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Cabinet salary bill rises by $150,000

Announcing costs: One Bermuda Alliance senator Nick Kempe

The Cabinet salary bill is now about $150,000 more than under the previous government, One Bermuda Alliance senator Nick Kempe told the Upper House yesterday.

Corey Butterfield, who was hired as a consultant for the OBA following the party’s win in 2012, is back in a similar role, with the same $120,000 salary, under the Progressive Labour Party government.

It comes five years after the PLP heavily criticised the newly elected OBA for its Cabinet salary bill and for appointing Mr Butterfield.

After winning the General Election in July, the PLP cut the number of Cabinet ministers, with David Burt, the Premier, telling the media: “We have reduced the size of Cabinet to 11. I recognise that fiscal responsibility must start at the top.”

However, information provided to the Senate by Attorney-General Kathy Simmons yesterday showed all government ministers are now full-time employees.

Speaking during the motion to adjourn, Mr Kempe said: “When the Cabinet was rolled out, the Premier spoke to the reduced size of Cabinet, stating that fiscal responsibility must start at the top.

“Given that all 11 government ministers are full-time, that’s actually approximately $150,000 more in salary costs per year than the 12-person Cabinet of the previous government.”

Ms Simmons responded: “I would encourage Senator Kempe to wait and see what fiscal responsibility looks like, from the top, before making remarks which would mislead, in some respects, the public.”

According to Ms Simmons, additional responsibilities were being taken on by heads of Government departments “without further compensation, without new allocation of resources, meaning new staff, and without more funding”.

She added: “And so I encourage members to listen, and wait, and study, and collect information correctly before we make statements which are, in fact, too far reaching to be correct at this stage.”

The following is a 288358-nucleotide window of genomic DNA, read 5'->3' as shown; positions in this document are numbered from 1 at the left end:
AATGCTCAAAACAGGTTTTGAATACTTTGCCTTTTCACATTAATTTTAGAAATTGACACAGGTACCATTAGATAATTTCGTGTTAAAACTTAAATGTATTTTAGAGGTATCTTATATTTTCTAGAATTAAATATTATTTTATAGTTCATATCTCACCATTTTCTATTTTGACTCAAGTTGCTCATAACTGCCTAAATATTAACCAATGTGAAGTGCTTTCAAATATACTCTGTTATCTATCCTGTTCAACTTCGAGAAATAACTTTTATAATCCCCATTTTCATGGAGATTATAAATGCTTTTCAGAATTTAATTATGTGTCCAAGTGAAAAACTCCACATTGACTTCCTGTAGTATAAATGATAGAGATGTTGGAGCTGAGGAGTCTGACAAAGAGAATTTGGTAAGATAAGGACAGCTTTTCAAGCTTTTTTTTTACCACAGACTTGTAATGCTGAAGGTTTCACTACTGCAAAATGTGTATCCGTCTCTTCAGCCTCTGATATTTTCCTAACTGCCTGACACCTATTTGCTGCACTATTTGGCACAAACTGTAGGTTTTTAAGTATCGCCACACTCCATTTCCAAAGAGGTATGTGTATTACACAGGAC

In her answers to parliamentary questions from Mr Kempe, Ms Simmons also revealed Mr Butterfield is now working as an adviser to Jamahl Simmons, Minister of Economic Development and Tourism.

Mr Butterfield has been tasked with creating an independent post of director of co-operative economics at the Bermuda Economic Development Corporation, and reviewing human resources practices and policies at the Bermuda Tourism Authority.

He is also evaluating the grant application process at both organisations.

In January 2013, then tourism minister Shawn Crockwell came under fire for hiring Mr Butterfield, a former PLP public relations consultant, as special adviser for his ministry at the same $120,000 annual salary.

At that time, the PLP said the OBA was off to a “terrible start” in living up to its commitment to reduce government spending.

Mr Burt, then the shadow finance minister, said of Mr Butterfield’s appointment five years ago: “The first day of an OBA government gave Bermuda a larger 13-member Cabinet.

“Today, we learn that any savings which may have been made by salary reductions have been wiped out as we learn that government ministers are now hiring personal consultants.”